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After Work: Favourite Films

Hazel Dracup tells of the films which have enchanted her down the years.

Having watched more than the usual amount of films over the Christmas period, I realised that I had seen quite a few of them more than once. Some of them I have been seen for the third or fourth time.

I especially enjoyed the children's films such as Miracle at 34th Street and the Santa Claus Movies. New films to me were The Pirates of the Caribbean, which I had heard about but not seen. This made me ask myself what types of films do I enjoy most? Do I pick them because they are the film of the year, or is it because I like the actors or the storylines in these films?

Growing up I used to go to the pictures with family members. I cannot remember most of the films I saw as a child although I have been told I had seen this film or that film by my parents. My father liked western films, something I never really took to. The sort of films I grew to like were those with plenty of action with a good and easy to follow storyline. Having some of my favourite heart throbs in the starring roles was an added bonus.

When I was at boarding school we had a film show once a fortnight on a Saturday after tea, for which we paid sixpence in advance. The film was shown in the large assembly hall. At the front of the hall was a stage. The back wall of this stage (which was normally obscured by the stage curtains) was painted white. The outline of the screen was painted black. At the back of the hall was a balcony, where the projector was situated and operated by a staff member.

Quite a few movies starring Richard Attenborough and John Mills were shown, along with prisoner of war films such as The Wooden Horse and The Colditz Story. Others included films which were made at Pinewood Studios.

One of the boys in my class had a much older stepbrother who had worked on the sets of some of these films. Also the Rank Organisation Films (remember the big gong!!). Most were black and white at the beginning, but gradually we got more colour films.

One of Paul Newman's early films The Silver Chalice was shown, and the film about the sinking of the Titanic, A Night to Remember, was another I can recall.

When we reached the senior classes at school, we were allowed to go to the local cinema instead of attending the school film - to the Forum Cinema in nearby Newbury - and would go about once a month. We had to fill in an Exeat form which had to be signed by the Principal. We had to state the reason we wanted to see the film and would more often than not have the Principal coming during suppertime Friday evening telling us whether could go or not.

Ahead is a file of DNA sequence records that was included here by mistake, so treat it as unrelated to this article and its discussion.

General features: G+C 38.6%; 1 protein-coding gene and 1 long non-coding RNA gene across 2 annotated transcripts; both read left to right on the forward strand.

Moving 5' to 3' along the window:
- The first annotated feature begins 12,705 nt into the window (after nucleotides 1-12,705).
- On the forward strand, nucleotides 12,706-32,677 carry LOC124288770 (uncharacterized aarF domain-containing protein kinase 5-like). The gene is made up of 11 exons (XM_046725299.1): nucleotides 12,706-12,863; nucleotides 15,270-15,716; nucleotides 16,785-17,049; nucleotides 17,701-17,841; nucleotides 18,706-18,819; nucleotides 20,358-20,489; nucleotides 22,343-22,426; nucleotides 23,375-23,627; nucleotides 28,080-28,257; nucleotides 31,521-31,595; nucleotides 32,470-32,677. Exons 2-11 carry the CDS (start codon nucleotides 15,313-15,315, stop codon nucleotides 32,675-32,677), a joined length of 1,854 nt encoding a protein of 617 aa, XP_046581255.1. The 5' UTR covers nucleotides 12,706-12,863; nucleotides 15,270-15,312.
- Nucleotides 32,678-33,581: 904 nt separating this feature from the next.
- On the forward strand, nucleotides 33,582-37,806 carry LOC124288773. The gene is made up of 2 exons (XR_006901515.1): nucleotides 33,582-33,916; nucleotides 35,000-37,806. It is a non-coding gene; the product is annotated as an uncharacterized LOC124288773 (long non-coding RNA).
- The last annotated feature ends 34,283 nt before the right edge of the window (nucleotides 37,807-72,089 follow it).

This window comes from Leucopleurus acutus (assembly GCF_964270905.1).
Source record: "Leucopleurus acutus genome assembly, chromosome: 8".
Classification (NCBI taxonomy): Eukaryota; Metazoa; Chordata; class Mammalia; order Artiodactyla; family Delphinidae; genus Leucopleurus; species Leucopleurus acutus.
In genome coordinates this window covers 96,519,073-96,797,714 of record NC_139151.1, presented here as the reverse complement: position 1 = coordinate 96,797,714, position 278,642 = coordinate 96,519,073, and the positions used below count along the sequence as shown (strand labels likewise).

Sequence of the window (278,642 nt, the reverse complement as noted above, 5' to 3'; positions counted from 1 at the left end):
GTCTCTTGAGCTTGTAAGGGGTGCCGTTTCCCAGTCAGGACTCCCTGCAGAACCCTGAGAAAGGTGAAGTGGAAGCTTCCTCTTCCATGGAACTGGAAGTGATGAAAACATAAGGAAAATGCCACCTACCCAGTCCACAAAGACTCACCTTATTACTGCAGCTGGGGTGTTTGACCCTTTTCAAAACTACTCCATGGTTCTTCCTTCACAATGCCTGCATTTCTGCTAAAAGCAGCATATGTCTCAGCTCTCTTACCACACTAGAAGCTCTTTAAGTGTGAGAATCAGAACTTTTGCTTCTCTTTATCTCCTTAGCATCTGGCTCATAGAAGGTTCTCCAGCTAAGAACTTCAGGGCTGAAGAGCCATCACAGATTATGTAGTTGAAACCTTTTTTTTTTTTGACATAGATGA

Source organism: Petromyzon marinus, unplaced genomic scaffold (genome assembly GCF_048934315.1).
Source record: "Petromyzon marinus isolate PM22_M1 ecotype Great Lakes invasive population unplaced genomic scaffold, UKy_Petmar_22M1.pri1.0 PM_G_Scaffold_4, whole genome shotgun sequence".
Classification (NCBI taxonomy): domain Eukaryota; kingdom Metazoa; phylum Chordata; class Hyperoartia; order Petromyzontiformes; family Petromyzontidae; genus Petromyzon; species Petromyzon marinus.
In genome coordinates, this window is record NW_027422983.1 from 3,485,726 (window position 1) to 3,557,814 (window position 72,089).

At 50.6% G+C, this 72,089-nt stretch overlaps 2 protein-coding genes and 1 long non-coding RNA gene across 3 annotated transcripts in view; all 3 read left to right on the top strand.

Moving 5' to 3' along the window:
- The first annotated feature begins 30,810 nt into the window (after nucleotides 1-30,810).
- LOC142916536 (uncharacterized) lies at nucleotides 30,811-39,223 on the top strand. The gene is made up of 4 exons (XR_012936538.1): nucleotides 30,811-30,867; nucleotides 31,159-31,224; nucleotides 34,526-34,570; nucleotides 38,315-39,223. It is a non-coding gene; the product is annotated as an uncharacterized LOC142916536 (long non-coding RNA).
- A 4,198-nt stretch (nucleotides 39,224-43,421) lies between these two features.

Obviously we had to be selective about the type of films we wanted see and often tried pushing the boundaries and sometimes got refused permission in the process. The films I can remember seeing during these three years were the first two James Bond films and West Side Story.

On leaving school, outings to the cinema with friends followed more or less without restriction. First dates were nearly all to the cinema! Having several picture houses in Huddersfield meant that you could scan the 'Examiner' beforehand and take your pick.

What films did I see? Well, I enjoyed musicals. The big blockbusters were usually must-see films and most were well worth watching.

So to get back to the question ... 'What is my favourite film?' Admittedly I have not been to the cinema for nearly twenty years. I have watched the occasional films by means of video tapes or more recently DVD's. I tend to watch films these days as and when they appear on television.

I have managed to pin all the films I have seen down to two that I can definitely call my favourites. These are the ones that I enjoy the most and that for me have stood the test of time. These two films were made in the years 1953 and 1959 respectively. I am not ashamed to admit to watching them for the umpteenth time on television when they appear, and have watched both during the past eight months or so.

So what films are they? Well the first is the musical Calamity Jane. I love the stars Howard Keel and Doris Day. The storyline is wonderful and the songs are fantastic. What more could I ask out of a film?

The other one was one of the big blockbusters of the day, Ben Hur, starring Charlton Heston (another of my heart throbs) and Stephen Boyd. The chariot race is absolutely fantastic and the story line is wonderful, leaving me reaching for my hanky each time.

All in all to qualify for the title of my favourite film, it has to be one that holds me spellbound for the whole of the film, and that is what these two films do each time I watch. No matter how many times I have seen them previously or the fact that I know what is happening next, I can watch them afresh each time and never tire of watching them.


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